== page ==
The ISRE has completed a preliminary review of the survey results and it is clear that the community actively uses trails and support additional trail development. The results are very consistent with the 1997 PERC Report. In the Spring, Summer and Fall over 50% of the community use trails at least once per month, with close to 40% use at least once per week. When asked about the type of activities the respondents participate in, walking and hiking top the list of activities followed by cycling, jogging and skating (in-line and skateboarding). The respondents stated their main reason for using trails was for recreation and pleasure. When asked if they support or oppose the Master Plan 86% either support or strongly support it. The survey also confirmed the need for more public education on the Master Plan and trails in general.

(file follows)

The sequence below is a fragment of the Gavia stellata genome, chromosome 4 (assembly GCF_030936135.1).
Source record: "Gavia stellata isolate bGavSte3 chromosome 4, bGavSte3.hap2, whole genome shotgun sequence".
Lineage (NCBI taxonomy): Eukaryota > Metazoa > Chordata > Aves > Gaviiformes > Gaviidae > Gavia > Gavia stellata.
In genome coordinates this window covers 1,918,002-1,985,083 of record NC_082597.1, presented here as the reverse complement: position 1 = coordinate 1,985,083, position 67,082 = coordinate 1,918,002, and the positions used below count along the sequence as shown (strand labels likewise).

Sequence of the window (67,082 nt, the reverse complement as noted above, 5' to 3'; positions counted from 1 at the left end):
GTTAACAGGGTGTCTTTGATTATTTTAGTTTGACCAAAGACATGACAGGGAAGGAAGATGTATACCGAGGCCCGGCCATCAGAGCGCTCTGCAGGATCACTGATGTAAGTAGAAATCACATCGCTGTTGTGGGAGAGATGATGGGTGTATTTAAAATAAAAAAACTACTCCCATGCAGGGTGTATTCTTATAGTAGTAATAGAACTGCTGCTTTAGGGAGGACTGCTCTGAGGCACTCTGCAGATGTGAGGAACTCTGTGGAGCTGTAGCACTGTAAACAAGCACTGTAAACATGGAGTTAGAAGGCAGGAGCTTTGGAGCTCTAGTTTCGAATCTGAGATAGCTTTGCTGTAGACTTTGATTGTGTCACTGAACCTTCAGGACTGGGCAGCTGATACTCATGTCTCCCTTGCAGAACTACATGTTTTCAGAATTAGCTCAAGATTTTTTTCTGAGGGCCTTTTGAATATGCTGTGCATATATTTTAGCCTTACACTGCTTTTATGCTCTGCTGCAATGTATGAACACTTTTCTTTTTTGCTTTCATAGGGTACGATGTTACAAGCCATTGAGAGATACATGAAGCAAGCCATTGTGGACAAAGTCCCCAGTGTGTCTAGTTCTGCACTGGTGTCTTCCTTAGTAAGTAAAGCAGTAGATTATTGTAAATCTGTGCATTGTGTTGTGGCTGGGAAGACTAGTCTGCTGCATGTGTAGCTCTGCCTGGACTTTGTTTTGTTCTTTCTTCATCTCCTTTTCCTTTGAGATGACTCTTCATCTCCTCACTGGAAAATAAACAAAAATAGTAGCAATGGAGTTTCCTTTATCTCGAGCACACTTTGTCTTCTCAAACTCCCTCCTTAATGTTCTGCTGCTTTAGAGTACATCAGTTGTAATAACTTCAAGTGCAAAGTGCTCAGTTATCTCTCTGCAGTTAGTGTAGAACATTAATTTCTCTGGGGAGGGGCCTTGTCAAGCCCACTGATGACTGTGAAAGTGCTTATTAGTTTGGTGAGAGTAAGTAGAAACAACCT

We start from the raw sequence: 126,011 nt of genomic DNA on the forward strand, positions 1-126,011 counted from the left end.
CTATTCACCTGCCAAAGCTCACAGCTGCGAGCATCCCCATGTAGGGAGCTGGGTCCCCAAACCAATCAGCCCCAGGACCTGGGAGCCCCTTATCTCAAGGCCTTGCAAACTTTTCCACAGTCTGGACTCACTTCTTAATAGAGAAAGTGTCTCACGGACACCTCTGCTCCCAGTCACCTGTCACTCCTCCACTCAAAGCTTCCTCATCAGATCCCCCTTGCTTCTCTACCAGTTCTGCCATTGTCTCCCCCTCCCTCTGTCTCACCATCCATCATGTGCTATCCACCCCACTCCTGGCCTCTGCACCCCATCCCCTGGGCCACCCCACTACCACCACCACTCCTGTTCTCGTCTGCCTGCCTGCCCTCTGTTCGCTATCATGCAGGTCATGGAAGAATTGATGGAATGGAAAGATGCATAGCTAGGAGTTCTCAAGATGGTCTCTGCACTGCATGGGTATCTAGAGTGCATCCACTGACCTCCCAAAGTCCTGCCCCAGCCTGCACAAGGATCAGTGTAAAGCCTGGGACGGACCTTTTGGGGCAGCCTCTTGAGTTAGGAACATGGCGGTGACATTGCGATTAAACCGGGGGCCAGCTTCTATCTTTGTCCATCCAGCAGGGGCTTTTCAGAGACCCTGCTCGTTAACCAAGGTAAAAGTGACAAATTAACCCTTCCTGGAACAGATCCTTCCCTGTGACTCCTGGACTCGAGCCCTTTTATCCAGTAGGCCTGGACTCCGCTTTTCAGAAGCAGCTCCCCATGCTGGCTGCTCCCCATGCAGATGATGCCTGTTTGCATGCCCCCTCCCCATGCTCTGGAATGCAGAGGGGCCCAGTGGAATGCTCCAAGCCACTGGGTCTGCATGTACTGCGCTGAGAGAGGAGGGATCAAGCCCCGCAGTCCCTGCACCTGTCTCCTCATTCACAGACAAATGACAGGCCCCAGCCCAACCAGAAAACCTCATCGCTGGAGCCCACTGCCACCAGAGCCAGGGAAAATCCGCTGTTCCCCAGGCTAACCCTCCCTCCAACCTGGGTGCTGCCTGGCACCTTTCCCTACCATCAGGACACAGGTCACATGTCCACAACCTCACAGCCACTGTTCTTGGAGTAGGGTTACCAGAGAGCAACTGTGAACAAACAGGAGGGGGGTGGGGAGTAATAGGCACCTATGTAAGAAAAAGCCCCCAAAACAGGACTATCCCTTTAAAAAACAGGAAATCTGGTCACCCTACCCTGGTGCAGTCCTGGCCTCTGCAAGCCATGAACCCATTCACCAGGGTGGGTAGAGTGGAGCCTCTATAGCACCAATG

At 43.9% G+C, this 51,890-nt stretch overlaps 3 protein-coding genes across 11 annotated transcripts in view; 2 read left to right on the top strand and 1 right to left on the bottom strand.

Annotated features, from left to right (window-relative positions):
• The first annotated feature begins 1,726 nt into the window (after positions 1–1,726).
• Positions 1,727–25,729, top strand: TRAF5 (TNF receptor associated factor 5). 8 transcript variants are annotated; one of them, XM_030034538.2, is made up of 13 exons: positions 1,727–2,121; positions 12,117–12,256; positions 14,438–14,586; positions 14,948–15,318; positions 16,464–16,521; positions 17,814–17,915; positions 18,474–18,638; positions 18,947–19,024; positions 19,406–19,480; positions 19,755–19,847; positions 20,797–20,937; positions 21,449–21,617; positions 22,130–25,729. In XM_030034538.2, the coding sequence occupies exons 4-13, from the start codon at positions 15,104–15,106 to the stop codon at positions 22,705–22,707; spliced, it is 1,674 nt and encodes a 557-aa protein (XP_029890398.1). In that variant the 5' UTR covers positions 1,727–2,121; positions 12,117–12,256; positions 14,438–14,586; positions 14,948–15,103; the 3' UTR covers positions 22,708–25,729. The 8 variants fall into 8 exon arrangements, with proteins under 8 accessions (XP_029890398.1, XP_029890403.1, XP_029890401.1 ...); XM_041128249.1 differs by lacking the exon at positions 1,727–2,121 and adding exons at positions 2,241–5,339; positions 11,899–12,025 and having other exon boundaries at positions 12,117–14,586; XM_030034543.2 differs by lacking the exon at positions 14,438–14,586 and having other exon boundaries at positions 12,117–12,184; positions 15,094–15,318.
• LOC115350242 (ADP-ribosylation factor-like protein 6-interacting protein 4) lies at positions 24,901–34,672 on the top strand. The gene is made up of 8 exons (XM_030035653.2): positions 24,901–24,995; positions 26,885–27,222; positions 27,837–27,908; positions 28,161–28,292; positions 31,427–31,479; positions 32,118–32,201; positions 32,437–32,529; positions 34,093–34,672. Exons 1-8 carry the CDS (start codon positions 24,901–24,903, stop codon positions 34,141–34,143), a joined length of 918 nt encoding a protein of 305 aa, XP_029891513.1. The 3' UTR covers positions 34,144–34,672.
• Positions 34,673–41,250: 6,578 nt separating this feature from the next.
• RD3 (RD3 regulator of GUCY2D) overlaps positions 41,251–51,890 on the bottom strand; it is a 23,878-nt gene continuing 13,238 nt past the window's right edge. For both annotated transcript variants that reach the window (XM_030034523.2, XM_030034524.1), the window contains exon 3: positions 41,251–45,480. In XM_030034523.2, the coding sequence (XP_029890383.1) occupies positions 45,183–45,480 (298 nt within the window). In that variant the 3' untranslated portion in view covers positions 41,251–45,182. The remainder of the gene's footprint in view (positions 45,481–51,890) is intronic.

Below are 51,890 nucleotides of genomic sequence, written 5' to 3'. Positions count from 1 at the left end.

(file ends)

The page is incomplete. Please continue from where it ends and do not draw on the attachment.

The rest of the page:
When asked specifically about how they would feel about having the various types of trails in their neighborhoods we also received tremendous support. Over 71% would like a 'City Trail' (3M paved, multipurpose/multi-season), 73% would like 'Local Trails' (2M granular, variable use/multi-season) and 68% would like 'Rustic Trails' (1M packed earth, restricted use/multi-season). This support is corroborated when respondents were asked about the type of trail improvements that they would like to see. In the Spring, Summer and Fall most comments focused on improved surfacing, usability for small children, width and access for cycling and rollerblading. In the Winter, the biggest suggestion was plowing and sanding of trails for walking. Many comments about dogs and dog droppings were also recorded.